As a bit of a newcomer to Oregon’s trails, I’m always a little shocked to see trails where dogs must be on-leash, or worse yet—not allowed at all.  When it says, “dogs are a disturbance to nature,” I think, “don’t they have the same rights to be in nature as we do?”  I mean, after all, aren’t we both the result of the domestication of our ancestors? Both mammals, both companions, and both, well…natural?

After recently taking a look at the FAIR campaign—a campaign raising awareness for giving dogs off-leash access to outdoor spaces—I wanted to know why anyone would be opposed to that.  Turns out, there are a variety of reasons, but if we take responsibility for dogs on trails where they are allowed, the likelihood of keeping those spaces available to dogs (and making more spaces available) is higher.  So, as reminder to those who frequent trails with their dog (and an education piece for those new to the trail) I have compiled a list of canine trail etiquette for your viewing pleasure:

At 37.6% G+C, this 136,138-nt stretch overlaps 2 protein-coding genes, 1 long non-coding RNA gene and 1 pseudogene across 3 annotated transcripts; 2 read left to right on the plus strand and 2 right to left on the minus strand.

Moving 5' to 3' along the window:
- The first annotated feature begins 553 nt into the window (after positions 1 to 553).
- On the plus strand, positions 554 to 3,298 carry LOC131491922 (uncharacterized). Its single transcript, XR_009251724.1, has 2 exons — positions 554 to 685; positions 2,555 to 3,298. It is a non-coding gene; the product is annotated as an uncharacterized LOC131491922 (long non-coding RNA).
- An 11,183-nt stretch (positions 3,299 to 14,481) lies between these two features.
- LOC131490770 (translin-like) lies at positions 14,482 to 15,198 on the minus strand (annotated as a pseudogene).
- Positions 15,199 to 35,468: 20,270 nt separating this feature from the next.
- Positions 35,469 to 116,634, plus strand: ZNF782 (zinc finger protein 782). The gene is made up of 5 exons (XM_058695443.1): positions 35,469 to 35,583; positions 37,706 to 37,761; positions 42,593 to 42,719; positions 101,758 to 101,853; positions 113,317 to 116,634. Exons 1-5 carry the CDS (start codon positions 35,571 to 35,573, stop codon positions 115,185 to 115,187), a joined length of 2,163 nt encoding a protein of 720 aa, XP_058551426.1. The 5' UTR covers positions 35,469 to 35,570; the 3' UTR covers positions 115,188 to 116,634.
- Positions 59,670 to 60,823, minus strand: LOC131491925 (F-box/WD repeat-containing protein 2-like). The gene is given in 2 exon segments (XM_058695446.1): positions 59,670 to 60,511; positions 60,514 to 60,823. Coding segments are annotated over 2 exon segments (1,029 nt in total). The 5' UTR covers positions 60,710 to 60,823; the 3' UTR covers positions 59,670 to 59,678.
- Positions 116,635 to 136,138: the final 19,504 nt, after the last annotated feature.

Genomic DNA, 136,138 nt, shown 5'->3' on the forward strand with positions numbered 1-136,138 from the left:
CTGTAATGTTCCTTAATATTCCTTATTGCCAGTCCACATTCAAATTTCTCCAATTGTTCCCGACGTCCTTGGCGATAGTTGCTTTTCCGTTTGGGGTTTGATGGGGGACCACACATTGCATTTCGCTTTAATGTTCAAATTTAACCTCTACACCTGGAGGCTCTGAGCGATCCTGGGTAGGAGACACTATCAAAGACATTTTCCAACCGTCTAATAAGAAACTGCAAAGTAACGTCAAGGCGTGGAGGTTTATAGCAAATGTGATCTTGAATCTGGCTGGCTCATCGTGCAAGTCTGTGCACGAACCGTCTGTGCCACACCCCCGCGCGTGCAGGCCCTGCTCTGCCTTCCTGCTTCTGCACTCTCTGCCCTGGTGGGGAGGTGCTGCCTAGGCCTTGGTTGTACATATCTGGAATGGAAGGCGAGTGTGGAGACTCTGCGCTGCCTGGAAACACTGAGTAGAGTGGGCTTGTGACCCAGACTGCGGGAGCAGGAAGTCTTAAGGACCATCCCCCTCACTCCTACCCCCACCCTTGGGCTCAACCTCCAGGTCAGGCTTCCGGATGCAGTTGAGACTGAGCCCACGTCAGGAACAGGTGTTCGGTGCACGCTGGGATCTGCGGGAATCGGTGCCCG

1.     The only dogs that should be barking are your feet.  You wouldn’t let your dog run after cars and chase them on a walk—same rule applies to the trail.

2.     When the cat’s away, the mice will play.  The same rule applies to dogs.  What your dog is doing when he’s no longer in your view, is probably something you would not approve of—chasing wildlife, fishing through the trail garbage can, pummeling passerby’s, jumping in the water…Even good dogs are known to act out on occasion so it doesn’t hurt to keep them in your line of sight.

3.     Three things you should calmly pull your dog aside for and let pass: horses, people with children, and bikers.  The trail is not a good place to confront horses or children with their canine phobias; nor is it a good place to become a speed bump for a mountain biker.

4.     Pack the poop.  You don’t want to be the reason for the swearing-hiker-that-stepped-in-dog-poop’s bad day.  And I’m a big believer in dog poop karma—it’s bound to come back and haunt you.

5.     Do not blaze your own trails.  While dogs make great trail blazers, it can disturb nature, so keep them nearby and minimize the disturbance to nature.  “Leave only footprints, take only pictures.”